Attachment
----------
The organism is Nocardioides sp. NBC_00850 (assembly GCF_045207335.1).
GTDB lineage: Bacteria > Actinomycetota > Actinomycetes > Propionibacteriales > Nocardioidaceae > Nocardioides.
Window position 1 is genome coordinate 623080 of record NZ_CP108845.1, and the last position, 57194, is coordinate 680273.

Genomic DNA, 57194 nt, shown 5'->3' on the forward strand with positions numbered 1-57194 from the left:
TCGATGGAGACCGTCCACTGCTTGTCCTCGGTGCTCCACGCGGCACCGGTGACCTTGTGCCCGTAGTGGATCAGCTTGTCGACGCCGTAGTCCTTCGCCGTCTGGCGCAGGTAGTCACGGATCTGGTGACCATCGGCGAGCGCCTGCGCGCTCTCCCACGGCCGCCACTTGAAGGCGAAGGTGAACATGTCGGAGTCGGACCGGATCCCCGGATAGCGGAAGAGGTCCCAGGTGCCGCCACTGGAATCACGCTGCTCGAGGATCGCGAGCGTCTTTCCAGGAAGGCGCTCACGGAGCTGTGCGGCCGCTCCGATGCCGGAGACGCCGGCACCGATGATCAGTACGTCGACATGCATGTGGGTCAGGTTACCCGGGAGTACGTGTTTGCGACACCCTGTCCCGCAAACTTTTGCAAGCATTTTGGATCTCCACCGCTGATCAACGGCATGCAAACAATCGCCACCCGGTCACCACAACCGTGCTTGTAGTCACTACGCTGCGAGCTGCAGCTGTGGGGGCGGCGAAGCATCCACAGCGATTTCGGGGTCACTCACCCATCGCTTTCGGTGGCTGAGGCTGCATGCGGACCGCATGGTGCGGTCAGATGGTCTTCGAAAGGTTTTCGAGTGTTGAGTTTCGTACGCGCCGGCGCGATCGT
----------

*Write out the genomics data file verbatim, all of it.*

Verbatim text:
The organism is Nocardioides sp. NBC_00850 (assembly GCF_045207335.1).
GTDB lineage: Bacteria > Actinomycetota > Actinomycetes > Propionibacteriales > Nocardioidaceae > Nocardioides.
Window position 1 is genome coordinate 623080 of record NZ_CP108845.1, and the last position, 57194, is coordinate 680273.

Genomic DNA, 57194 nt, shown 5'->3' on the forward strand with positions numbered 1-57194 from the left:
TCGATGGAGACCGTCCACTGCTTGTCCTCGGTGCTCCACGCGGCACCGGTGACCTTGTGCCCGTAGTGGATCAGCTTGTCGACGCCGTAGTCCTTCGCCGTCTGGCGCAGGTAGTCACGGATCTGGTGACCATCGGCGAGCGCCTGCGCGCTCTCCCACGGCCGCCACTTGAAGGCGAAGGTGAACATGTCGGAGTCGGACCGGATCCCCGGATAGCGGAAGAGGTCCCAGGTGCCGCCACTGGAATCACGCTGCTCGAGGATCGCGAGCGTCTTTCCAGGAAGGCGCTCACGGAGCTGTGCGGCCGCTCCGATGCCGGAGACGCCGGCACCGATGATCAGTACGTCGACATGCATGTGGGTCAGGTTACCCGGGAGTACGTGTTTGCGACACCCTGTCCCGCAAACTTTTGCAAGCATTTTGGATCTCCACCGCTGATCAACGGCATGCAAACAATCGCCACCCGGTCACCACAACCGTGCTTGTAGTCACTACGCTGCGAGCTGCAGCTGTGGGGGCGGCGAAGCATCCACAGCGATTTCGGGGTCACTCACCCATCGCTTTCGGTGGCTGAGGCTGCATGCGGACCGCATGGTGCGGTCAGATGGTCTTCGAAAGGTTTTCGAGTGTTGAGTTTCGTACGCGCCGGCGCGATCGT